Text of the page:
Sunday, January 7, 2001
Nile Safari Camp, Uganda When Samuel Baker came upon the explosion of water where the Nile bursts through a 130-foot ravine on its long journey to the Mediterranean, he named it Murchison Falls in honor of the president of Britain's Royal Geographical Society.
But the indomitable British explorer, who in 1864 was looking for the source of the Nile with his wife, Florence, later wrote that they didn't have much time to enjoy the view because a hippopotamus charged their boat, dumping them into the swirling waters as crocodiles sunned themselves nearby.
Today, a Uganda Wildlife Authority boat takes visitors to the same spot, but by now the hippos are accustomed to human traffic and usually turn their backsides toward the cameras.
Real crocodiles, with mouths that look big enough to hold those crocodile men warriors featured in Tarzan comics, still sun themselves ï¿½ and too often still grab a child or woman who has gone to the river to fetch water.
On most maps of Uganda, the national park through which the Victoria Nile flows west from Murchison Falls at a wide, leisurely pace into Lake Albert is called Kabarega. Idi Amin chose the name in honor of the legendary Bunyoro king who bedeviled the British and controlled the region when 19th-century explorers crisscrossed northern Uganda in search of the source of the world's longest river.
But in the past 10 years, people have gone back to using the original British name ï¿½ Murchison Falls National Park ï¿½ as the Ugandan government tries to lure tourists back to the country Winston Churchill called "the pearl of Africa."
In 1993, Zaid Alam traveled north from the Ugandan capital, Kampala, to camp out in the wilderness. He approached from the south, driving through bush in an uninhabited area until he saw the river and stopped at a spot about 12 miles downriver from the falls.
Today, you can see why he did. The view of the river from the swimming pool of Alam's Nile Safari Camp is both spectacular and sublime, and it reminds you why you love Africa ï¿½ or why you will.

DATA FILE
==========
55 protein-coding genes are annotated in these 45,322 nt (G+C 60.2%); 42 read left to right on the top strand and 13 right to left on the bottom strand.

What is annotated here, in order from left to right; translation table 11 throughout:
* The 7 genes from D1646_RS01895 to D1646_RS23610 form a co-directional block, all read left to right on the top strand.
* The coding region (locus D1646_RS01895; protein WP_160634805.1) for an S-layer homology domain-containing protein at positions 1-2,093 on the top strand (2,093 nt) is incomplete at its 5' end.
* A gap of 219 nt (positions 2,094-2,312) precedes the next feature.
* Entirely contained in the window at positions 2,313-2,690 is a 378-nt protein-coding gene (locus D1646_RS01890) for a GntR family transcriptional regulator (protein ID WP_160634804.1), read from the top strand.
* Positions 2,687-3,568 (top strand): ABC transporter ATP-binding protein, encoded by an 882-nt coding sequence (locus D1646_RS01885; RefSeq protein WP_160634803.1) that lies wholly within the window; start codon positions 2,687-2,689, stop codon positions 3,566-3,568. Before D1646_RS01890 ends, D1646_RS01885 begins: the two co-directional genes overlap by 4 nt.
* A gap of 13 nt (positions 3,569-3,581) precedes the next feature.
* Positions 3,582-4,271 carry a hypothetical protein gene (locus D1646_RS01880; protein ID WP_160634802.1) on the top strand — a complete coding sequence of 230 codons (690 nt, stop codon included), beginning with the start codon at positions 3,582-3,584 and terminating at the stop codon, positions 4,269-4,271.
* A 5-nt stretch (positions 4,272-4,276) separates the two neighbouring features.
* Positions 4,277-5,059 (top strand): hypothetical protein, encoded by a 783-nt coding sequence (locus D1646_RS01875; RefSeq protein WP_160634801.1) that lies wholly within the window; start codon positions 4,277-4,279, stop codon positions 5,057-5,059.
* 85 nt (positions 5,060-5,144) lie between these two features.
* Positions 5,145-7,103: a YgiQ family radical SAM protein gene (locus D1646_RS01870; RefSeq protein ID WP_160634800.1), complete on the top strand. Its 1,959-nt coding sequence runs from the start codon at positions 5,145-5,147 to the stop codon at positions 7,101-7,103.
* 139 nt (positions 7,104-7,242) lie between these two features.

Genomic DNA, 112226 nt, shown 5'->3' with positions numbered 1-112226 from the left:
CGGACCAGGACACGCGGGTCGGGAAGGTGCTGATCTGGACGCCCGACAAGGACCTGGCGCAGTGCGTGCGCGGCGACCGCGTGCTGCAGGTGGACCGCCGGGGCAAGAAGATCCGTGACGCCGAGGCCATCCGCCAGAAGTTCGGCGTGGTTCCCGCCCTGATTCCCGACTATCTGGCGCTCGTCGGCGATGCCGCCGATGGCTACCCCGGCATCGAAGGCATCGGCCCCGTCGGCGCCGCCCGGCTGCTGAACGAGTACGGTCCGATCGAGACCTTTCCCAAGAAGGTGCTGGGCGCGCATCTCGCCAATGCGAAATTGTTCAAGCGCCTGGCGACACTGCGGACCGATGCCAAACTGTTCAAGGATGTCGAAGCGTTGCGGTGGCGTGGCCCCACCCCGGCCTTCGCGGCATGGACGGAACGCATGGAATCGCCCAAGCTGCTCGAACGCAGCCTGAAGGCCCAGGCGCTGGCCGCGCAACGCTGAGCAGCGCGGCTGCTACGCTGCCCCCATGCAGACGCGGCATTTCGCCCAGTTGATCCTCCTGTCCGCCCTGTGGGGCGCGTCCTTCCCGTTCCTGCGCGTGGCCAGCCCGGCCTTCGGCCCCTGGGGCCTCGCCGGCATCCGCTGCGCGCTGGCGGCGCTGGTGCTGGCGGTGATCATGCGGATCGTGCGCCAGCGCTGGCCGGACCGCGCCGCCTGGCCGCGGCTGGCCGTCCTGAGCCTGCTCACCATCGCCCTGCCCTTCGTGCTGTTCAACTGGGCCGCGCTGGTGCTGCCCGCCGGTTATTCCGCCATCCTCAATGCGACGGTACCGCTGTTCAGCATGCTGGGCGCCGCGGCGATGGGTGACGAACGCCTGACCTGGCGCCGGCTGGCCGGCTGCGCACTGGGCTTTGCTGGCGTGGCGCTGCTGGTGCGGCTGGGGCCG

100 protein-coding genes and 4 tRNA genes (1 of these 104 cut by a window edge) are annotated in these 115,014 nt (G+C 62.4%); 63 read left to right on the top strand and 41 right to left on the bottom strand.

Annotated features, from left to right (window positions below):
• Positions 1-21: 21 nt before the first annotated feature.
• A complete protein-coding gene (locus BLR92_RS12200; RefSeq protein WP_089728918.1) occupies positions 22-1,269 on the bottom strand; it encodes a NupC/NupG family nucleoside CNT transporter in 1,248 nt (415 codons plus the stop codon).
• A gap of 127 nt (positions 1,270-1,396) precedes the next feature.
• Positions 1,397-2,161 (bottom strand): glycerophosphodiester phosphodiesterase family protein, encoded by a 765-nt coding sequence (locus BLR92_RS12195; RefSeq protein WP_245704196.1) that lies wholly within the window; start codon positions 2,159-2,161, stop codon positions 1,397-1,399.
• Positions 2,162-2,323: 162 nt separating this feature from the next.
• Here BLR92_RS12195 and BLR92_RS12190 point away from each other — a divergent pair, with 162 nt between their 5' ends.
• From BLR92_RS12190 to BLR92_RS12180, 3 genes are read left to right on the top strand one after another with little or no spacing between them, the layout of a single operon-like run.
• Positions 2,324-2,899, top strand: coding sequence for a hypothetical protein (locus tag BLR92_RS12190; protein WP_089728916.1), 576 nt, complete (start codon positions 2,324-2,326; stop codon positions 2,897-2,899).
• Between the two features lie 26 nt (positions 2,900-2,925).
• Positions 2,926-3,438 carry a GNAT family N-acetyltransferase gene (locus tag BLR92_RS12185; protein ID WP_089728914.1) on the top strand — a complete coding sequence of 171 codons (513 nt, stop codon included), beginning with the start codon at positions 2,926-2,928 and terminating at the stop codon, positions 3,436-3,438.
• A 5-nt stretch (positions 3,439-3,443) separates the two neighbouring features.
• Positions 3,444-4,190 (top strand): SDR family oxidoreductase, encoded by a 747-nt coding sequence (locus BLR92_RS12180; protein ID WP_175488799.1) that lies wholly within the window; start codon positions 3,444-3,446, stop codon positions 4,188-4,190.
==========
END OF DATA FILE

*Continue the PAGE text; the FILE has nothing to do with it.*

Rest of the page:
Fortunately, visitors today don't have to undergo the trials that beset Samuel and Florence Baker to enjoy the view. Although they should remember to take anti-malarial medicine before setting out.
A stay at the inn
Inns of Uganda, Alam's company that runs Nile Safari Camp and Jacana Safari Lodge in Queen Elizabeth Park to the south, will send Godfrey Kiriya to meet your flight at Entebbe International Airport and drive you for six hours through 250 miles of lush green Ugandan countryside, a tropical forest, down the Albertine escarpment and into the camp, where waiters greet you with a cool white towel to wash off the dust and a glass of fresh orange juice.
Manager Ali Khan leads you to the terrace where you gasp at the view as the sun slowly fades, and the night sounds rise from the river.
The camp has 12 units, including six tented structures and six log chalets. All have verandahs overlooking the river, pull showers and flush toilets. At night, you can hear the hippos grunting below, and in the morning, blackface vervet monkeys scamper across your verandah before a waiter brings you morning tea or coffee.
The camp will organize game drives in the park on the northern side of the river where on a good day you will see Ugandan kobs, lions, Cape buffaloes, cheetahs, giraffes, gazelles, warthogs, elephants and Lake Albert, the northernmost of the volcanic lakes lying on the western edge of the Great Rift Valley through which the Nile flows on its way northward to Sudan.
The boat trip up to the falls is a must and a more leisurely way to see hippos, crocodiles, elephants and the rich birdlife along the river's papyrus-lined banks. Later on, you can drive to the top of the falls, then walk down alongside the rushing water and marvel again at the Bakers' sheer grit and tenacity.
Manager Khan says Alam's idea in building Nile Safari Camp was to provide a low-key, yet comfortable place to enjoy the beauty of Uganda, a country whose name has more often been associated with civil conflict and disease in the past 25 years. Alam, a Ugandan himself, also wants the camp to do something for the local people, who have a hard time finding jobs in the isolated and neglected region.
Of the 30 permanent staff at the camp, 20 are from the surrounding area. Khan says they are being trained to advance in the company, which also has built a school in the neighboring village and paid for a headmaster and a teacher. Scholarships are being established to allow two students a year to study at the university level, and a clinic is planned.
If this all sounds ideal, but you're concerned about keeping in touch with the "real world," all you have to do is rent a mobile phone at Entebbe airport. Then, as you lounge by the pool or sip a drink by the fire, the new repeater just installed in the park will carry your voice from this side of paradise.